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"Fine-Print" Advertising in the AARP Magazine and the AARP Bulletin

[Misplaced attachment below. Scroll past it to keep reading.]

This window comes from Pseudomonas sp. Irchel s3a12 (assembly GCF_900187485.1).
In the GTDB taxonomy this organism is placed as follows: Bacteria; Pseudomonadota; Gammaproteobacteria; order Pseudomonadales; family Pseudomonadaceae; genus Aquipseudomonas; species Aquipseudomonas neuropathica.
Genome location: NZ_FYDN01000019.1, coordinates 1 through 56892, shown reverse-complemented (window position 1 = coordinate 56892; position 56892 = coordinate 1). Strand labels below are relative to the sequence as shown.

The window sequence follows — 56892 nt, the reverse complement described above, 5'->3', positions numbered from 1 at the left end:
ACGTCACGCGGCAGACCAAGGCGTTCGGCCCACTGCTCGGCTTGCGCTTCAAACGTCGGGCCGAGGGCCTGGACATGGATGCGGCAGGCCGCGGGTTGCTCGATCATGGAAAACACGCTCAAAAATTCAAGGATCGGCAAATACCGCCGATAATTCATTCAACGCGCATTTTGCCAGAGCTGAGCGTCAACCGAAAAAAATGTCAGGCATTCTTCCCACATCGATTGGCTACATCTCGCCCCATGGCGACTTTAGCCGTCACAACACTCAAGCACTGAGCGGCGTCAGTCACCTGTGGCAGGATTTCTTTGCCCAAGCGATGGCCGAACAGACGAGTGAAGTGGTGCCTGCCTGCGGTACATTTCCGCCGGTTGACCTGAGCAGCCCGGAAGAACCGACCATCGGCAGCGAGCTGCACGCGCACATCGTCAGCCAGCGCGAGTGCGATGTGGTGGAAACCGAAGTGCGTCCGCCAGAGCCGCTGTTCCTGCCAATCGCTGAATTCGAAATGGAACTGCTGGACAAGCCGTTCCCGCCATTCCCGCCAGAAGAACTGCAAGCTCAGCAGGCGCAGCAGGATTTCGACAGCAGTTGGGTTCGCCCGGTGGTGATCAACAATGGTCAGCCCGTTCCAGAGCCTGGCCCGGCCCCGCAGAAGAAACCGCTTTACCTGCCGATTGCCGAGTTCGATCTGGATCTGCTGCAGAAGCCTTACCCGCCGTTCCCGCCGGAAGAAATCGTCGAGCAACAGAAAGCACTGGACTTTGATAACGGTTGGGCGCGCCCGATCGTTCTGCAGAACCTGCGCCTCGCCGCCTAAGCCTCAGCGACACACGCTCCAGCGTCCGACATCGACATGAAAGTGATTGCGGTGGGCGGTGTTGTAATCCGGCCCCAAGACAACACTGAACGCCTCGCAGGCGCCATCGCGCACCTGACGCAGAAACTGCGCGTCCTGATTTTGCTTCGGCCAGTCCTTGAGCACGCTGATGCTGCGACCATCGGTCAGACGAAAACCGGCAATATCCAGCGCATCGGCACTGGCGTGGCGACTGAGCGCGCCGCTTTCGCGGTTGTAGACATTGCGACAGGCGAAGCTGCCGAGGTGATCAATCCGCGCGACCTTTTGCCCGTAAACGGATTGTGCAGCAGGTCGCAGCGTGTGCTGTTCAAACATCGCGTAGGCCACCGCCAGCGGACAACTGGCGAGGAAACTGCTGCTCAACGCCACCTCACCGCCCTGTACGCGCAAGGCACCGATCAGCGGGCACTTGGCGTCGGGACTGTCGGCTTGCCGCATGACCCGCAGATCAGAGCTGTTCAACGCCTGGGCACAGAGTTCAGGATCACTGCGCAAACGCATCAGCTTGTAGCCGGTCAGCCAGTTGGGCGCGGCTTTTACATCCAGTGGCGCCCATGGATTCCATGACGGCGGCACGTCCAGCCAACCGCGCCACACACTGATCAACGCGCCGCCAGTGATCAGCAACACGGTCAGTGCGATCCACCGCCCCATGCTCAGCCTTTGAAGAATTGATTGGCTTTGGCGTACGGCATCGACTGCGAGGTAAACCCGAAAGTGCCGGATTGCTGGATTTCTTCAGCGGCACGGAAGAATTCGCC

Why do many advertisers in these AARP publications use some combination of asterisks, disclaimers and tiny "fine print" in their full-page (and even smaller) ads?  The type-size is extremely small, the density of the printing is light compared with almost everything else, and the "fine-print" text frequently runs across the full width of the entire ad, making it extremely difficult for the AARP target audience with any vision issues at all to read what the legal terms and conditions are, let alone understand them. This fine print isn't designed to help you, or else it would appear in large, readable type.  In fact, one full-page advertiser in the October 2021 AARP Bulletin warns you in its "fine-print" terms and conditions that it won't be legally liable for damages if its own health service provider is NEGLIGENT - which means they might give you incorrect information or fail to give you necessary information, and if you suffer some sort of injury or other loss as a result, the advertiser can't be held responsible. Shame on AARP for allowing advertising such as this.  Let AARP know you need this kind of advertising to stop immediately!     

 

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